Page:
As a specific example, a picture of a volcano may be printed on the front-side of document 102/104. A special effect may be presented to the individual game participant by projecting an image portion 404 comprising an animation of an eruption of the volcano on the front-side of document 102/104. Similarly, a picture of a ghost pirate's treasure chest may be printed on the front-side of document 102/104. A special effect may be presented to the individual game participant by projecting an image portion 404 comprising an animation of footsteps of a ghost pirate walking across the front-side of document 102/104 to the location of the ghost pirate's treasure chest. The projections are adapted based on the position, orientation, rotation and other characteristics of document 102/104 so that the projected information is aligned to the printed information. Moreover, the color of the projections can be modified to match or contrast with the printed information in a desired way.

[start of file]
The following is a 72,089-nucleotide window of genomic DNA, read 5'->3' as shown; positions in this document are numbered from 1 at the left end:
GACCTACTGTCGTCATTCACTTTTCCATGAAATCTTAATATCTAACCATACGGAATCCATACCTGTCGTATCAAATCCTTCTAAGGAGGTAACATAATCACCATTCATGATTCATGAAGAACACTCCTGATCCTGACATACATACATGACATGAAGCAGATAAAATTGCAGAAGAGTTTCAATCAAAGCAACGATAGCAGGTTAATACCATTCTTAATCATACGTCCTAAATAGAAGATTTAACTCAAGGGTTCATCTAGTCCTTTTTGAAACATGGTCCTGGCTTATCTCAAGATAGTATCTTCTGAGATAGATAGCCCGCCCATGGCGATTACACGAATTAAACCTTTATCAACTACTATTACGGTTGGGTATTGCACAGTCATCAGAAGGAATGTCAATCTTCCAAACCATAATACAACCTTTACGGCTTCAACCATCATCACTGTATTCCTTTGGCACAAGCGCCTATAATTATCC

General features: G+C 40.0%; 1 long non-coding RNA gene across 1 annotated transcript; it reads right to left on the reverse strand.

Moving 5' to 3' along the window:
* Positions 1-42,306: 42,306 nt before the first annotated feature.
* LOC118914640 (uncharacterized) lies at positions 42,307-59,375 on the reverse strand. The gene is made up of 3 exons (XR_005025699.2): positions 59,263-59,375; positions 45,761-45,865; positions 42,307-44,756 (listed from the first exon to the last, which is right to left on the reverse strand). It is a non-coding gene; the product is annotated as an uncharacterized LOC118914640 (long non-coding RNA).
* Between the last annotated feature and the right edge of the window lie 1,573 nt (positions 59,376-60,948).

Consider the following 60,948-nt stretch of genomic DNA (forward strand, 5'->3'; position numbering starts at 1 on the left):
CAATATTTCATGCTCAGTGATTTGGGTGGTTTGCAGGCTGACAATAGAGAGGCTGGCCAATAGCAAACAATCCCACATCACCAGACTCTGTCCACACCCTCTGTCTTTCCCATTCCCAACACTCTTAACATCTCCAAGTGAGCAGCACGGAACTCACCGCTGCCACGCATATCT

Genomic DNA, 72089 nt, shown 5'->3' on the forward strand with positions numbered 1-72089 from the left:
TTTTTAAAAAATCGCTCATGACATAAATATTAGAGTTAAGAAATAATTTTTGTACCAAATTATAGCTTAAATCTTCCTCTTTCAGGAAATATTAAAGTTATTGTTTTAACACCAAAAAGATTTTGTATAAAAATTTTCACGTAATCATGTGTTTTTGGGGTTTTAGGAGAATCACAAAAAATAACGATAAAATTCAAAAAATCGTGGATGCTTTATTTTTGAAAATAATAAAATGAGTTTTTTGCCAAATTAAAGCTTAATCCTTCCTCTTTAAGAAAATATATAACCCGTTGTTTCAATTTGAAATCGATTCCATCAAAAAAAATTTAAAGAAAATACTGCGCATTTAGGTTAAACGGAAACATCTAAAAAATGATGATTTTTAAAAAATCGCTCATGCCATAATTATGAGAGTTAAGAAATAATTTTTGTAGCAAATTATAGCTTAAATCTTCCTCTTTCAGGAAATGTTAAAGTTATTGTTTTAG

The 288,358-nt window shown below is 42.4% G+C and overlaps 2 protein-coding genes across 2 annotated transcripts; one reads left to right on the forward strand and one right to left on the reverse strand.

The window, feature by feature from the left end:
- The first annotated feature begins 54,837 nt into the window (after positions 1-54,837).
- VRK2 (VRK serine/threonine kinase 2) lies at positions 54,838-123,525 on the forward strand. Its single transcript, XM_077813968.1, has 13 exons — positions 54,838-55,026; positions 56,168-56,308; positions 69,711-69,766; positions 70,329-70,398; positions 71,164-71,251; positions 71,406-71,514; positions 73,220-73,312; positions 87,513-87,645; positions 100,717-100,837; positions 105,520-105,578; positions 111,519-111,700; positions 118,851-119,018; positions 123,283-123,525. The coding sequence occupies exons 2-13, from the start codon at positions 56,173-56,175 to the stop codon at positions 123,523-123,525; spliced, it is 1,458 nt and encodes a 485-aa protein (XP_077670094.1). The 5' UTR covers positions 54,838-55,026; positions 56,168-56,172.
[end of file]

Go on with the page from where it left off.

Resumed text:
Additionally or alternatively, at block 612, a path such as path 406 show in FIG. 4 may be communicated to the participant(s) or observers(s). A path message may indicate that a participant should proceed towards a particular location indicated on document 102 or backtrack to a previous location due to failure to complete a task, failure to progress through destinations in a predetermined order, and/or the like. Additionally or alternatively, at block 612, media content may be presented to the individual game participant.

In some examples described above with respect to FIGS. 1-6, an interactive experience may have been based at least in part on an identification of an individual participant. In some other examples described below, an interactive gaming experience may be provided to a participant without identification of an individual participant.